Every year many new companies get their startup, and no one knows which company will do a profitable business in the future. To access the real value of a company is the process of valuation.
The process of valuation helps investors and founders to see so either the company is achieving its targets or not. There are many methods that answer the query of how to value a startup company with no revenue.
Traditional Valuation Vs. Modern Valuation
There are many ways to value a startup company. The traditional valuation method is EBITDA and mostly used method. But with time, new approaches are also observed to do a valuation task.
So let’s check out all the well-known methods of valuing a startup company.
EBITDA valuation Process
It combines different elements like net income, interest, tax details, depreciation, and amortization. While doing valuation through this process, all the ingredients are kept in mind.
EBITDA is a measurement of companies’ cash flow and comparing a startup company expenses and earnings.
Net Income + Interest + Taxes + Depreciation + Amortization= EBITDA
Modren Valuation Techniques
With time modern techniques have evolved and used to do a perfect valuation. The most common techniques of valuation are the following.
1. The Venture Capital Method
This method is both the easy one and can be the hard one too. You are surprised to read that quote, but that is the reality. In the venture method, the formula used to determine the value of a company is the comparison technique.
When we want to get a company’s proper valuation, we will require the same business and the same startup sold to determine the subject startup. Often this is very hard to find the exact business, especially in the case of a sole proprietorship.
There are many kinds of businesses in sole proprietorship or independent contractor, and you can not find a similar startup most of the time. In such businesses, the worth mostly depends on the ower how he deals with the buyers. The element of negotiation plays its role in this matter.
Nevertheless, this method is an excellent process to evaluate a business and understand its worth in the initial stages of the company.
2. ROI Valuation Method
ROI or Return on Investment is the method to access the profit that a company is making. By this method, the investor can foresee the company’s performance and decide whether they should invest in such a business.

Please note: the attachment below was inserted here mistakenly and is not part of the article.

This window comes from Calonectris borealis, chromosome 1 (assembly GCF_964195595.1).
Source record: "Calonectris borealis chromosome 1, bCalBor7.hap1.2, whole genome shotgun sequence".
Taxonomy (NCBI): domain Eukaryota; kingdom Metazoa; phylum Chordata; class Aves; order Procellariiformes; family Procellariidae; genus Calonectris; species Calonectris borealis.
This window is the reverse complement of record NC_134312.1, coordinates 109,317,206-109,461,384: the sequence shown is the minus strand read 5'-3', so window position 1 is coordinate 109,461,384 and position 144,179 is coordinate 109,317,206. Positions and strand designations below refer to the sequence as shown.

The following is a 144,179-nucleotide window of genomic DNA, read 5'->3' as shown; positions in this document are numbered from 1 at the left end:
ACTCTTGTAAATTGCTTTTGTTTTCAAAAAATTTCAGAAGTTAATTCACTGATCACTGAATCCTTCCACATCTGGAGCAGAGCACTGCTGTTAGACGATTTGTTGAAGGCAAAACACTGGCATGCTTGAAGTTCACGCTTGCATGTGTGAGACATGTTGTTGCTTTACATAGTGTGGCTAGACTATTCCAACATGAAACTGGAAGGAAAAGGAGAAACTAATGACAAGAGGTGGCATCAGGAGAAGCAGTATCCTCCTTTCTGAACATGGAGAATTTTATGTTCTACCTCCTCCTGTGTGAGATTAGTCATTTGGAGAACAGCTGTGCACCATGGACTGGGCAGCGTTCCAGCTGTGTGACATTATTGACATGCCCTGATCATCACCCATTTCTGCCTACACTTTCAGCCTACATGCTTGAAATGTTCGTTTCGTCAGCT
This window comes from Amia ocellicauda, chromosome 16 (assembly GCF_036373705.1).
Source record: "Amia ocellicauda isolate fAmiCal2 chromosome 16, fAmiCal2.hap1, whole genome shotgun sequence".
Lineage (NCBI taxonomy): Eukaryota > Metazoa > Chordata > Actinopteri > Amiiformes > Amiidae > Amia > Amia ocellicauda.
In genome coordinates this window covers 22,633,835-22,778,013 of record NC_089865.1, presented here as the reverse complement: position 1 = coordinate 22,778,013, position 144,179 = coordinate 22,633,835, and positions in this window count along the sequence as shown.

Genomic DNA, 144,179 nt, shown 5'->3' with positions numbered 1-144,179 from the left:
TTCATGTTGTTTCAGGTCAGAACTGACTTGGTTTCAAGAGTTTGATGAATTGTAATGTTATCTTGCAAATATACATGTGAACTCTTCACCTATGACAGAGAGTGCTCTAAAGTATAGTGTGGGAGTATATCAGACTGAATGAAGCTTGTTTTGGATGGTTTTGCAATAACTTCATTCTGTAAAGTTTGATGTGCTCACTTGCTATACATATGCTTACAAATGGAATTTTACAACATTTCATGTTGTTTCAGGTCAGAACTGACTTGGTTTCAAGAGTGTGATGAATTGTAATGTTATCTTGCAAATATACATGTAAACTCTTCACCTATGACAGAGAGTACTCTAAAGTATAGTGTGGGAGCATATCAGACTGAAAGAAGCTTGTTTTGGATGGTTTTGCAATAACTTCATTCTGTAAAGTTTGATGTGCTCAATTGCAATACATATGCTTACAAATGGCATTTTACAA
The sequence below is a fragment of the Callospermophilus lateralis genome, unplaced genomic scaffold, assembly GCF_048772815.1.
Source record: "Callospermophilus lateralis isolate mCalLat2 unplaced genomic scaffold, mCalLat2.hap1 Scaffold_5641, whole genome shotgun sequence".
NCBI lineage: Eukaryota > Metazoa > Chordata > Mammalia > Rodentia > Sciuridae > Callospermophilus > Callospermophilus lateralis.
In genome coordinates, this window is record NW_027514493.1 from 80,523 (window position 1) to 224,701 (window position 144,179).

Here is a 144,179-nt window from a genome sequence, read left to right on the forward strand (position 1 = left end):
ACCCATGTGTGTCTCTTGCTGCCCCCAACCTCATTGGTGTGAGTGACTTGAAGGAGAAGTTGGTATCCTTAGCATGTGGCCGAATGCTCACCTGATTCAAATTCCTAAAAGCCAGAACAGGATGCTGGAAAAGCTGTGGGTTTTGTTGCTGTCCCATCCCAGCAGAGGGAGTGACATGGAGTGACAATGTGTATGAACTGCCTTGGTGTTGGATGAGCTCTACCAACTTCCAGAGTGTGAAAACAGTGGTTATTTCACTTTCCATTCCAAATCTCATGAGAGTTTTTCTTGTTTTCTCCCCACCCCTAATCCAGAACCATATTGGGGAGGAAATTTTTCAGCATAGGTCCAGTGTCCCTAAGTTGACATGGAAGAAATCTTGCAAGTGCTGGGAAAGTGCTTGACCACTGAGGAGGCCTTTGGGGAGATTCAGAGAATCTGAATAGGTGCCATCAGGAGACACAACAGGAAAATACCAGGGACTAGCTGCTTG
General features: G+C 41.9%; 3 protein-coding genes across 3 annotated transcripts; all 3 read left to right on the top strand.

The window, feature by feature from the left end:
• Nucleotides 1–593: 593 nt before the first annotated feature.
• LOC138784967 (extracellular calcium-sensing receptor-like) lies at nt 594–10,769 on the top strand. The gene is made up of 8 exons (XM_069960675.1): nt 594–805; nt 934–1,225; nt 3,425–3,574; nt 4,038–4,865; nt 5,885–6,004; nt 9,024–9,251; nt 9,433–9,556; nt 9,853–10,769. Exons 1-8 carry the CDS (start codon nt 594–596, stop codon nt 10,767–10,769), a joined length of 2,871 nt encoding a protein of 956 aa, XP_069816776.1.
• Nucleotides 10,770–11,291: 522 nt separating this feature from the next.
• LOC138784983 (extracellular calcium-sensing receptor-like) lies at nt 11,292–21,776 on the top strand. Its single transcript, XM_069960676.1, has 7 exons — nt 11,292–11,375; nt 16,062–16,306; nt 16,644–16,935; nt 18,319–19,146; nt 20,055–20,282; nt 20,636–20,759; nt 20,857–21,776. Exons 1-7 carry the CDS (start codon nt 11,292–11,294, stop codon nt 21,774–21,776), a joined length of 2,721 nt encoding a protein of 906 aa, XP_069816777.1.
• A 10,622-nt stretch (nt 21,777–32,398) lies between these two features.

It is a practical standpoint for investors’ perspective as they really want to know how their investors will return them. In most cases, ROI depends on the market. If the market is going right, the ROI can be positive.
3. DCF Valuation Method
Discounted Cash Flow is the method that you can apply to access the specific circumstance. When a company making a profit has not consistent in it and the future, there is no fixed ratio of such profits. This method applies.
Investors want to ensure a safe investment and well know the market. A market that is making a profit now can go to minus in the coming days. So by the DCF method, a valuation is made of the company’s ratio in future circumstances.
4. Berkus Method
The process of valuation of a startup takes place on five elements in the Berkus method. The total value of a startup can be $2M, and each element has a $500k value.
The very first element is the niche of the business. If it is good and trendy, the success ratio is more than normal. The second element to check is the team or working body. A skilled and experienced team can take business from the ground to the sky within no time. After that, the quilty of product and sellouts come in to play, and in the last, the management of this business considers.
This method is useful as it covers almost all the aspects of a startup business and develops a business valuation.
The Bottom Line
Doing a proper valuation is often complicated, especially when it is in the initial stages. Different methods analyze different aspects of the business.
Overall, it is not right to say that any method is better than the other but using multiple methods can result in a good valuation of your company.